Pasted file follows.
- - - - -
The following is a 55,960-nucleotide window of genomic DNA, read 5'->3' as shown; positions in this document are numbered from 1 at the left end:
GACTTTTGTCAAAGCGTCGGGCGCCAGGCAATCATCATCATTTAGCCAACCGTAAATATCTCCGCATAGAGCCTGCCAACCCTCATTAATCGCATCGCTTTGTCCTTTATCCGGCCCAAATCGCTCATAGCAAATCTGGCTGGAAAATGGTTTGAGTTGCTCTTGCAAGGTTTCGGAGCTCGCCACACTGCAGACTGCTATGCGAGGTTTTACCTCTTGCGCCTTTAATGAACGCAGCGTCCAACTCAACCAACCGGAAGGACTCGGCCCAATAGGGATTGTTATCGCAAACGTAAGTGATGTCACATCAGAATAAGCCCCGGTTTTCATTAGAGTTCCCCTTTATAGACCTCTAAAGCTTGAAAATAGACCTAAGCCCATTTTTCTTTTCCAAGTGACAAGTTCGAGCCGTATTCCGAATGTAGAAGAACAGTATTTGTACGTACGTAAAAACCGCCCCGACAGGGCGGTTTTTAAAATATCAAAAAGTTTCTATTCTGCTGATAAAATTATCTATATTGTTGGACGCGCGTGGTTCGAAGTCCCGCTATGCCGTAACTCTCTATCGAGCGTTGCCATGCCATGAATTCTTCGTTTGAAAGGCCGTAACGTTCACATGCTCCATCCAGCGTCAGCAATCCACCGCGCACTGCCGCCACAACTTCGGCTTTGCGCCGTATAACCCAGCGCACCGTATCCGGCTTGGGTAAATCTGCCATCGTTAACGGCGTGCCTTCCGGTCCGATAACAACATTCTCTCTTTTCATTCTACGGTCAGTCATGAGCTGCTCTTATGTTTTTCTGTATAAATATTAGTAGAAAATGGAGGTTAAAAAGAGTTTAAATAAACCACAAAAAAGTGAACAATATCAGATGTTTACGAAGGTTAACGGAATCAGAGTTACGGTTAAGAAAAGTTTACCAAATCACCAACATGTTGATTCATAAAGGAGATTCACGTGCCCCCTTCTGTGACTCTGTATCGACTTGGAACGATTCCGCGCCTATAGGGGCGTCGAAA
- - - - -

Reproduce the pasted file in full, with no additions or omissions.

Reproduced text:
The following is a 55,960-nucleotide window of genomic DNA, read 5'->3' as shown; positions in this document are numbered from 1 at the left end:
GACTTTTGTCAAAGCGTCGGGCGCCAGGCAATCATCATCATTTAGCCAACCGTAAATATCTCCGCATAGAGCCTGCCAACCCTCATTAATCGCATCGCTTTGTCCTTTATCCGGCCCAAATCGCTCATAGCAAATCTGGCTGGAAAATGGTTTGAGTTGCTCTTGCAAGGTTTCGGAGCTCGCCACACTGCAGACTGCTATGCGAGGTTTTACCTCTTGCGCCTTTAATGAACGCAGCGTCCAACTCAACCAACCGGAAGGACTCGGCCCAATAGGGATTGTTATCGCAAACGTAAGTGATGTCACATCAGAATAAGCCCCGGTTTTCATTAGAGTTCCCCTTTATAGACCTCTAAAGCTTGAAAATAGACCTAAGCCCATTTTTCTTTTCCAAGTGACAAGTTCGAGCCGTATTCCGAATGTAGAAGAACAGTATTTGTACGTACGTAAAAACCGCCCCGACAGGGCGGTTTTTAAAATATCAAAAAGTTTCTATTCTGCTGATAAAATTATCTATATTGTTGGACGCGCGTGGTTCGAAGTCCCGCTATGCCGTAACTCTCTATCGAGCGTTGCCATGCCATGAATTCTTCGTTTGAAAGGCCGTAACGTTCACATGCTCCATCCAGCGTCAGCAATCCACCGCGCACTGCCGCCACAACTTCGGCTTTGCGCCGTATAACCCAGCGCACCGTATCCGGCTTGGGTAAATCTGCCATCGTTAACGGCGTGCCTTCCGGTCCGATAACAACATTCTCTCTTTTCATTCTACGGTCAGTCATGAGCTGCTCTTATGTTTTTCTGTATAAATATTAGTAGAAAATGGAGGTTAAAAAGAGTTTAAATAAACCACAAAAAAGTGAACAATATCAGATGTTTACGAAGGTTAACGGAATCAGAGTTACGGTTAAGAAAAGTTTACCAAATCACCAACATGTTGATTCATAAAGGAGATTCACGTGCCCCCTTCTGTGACTCTGTATCGACTTGGAACGATTCCGCGCCTATAGGGGCGTCGAAA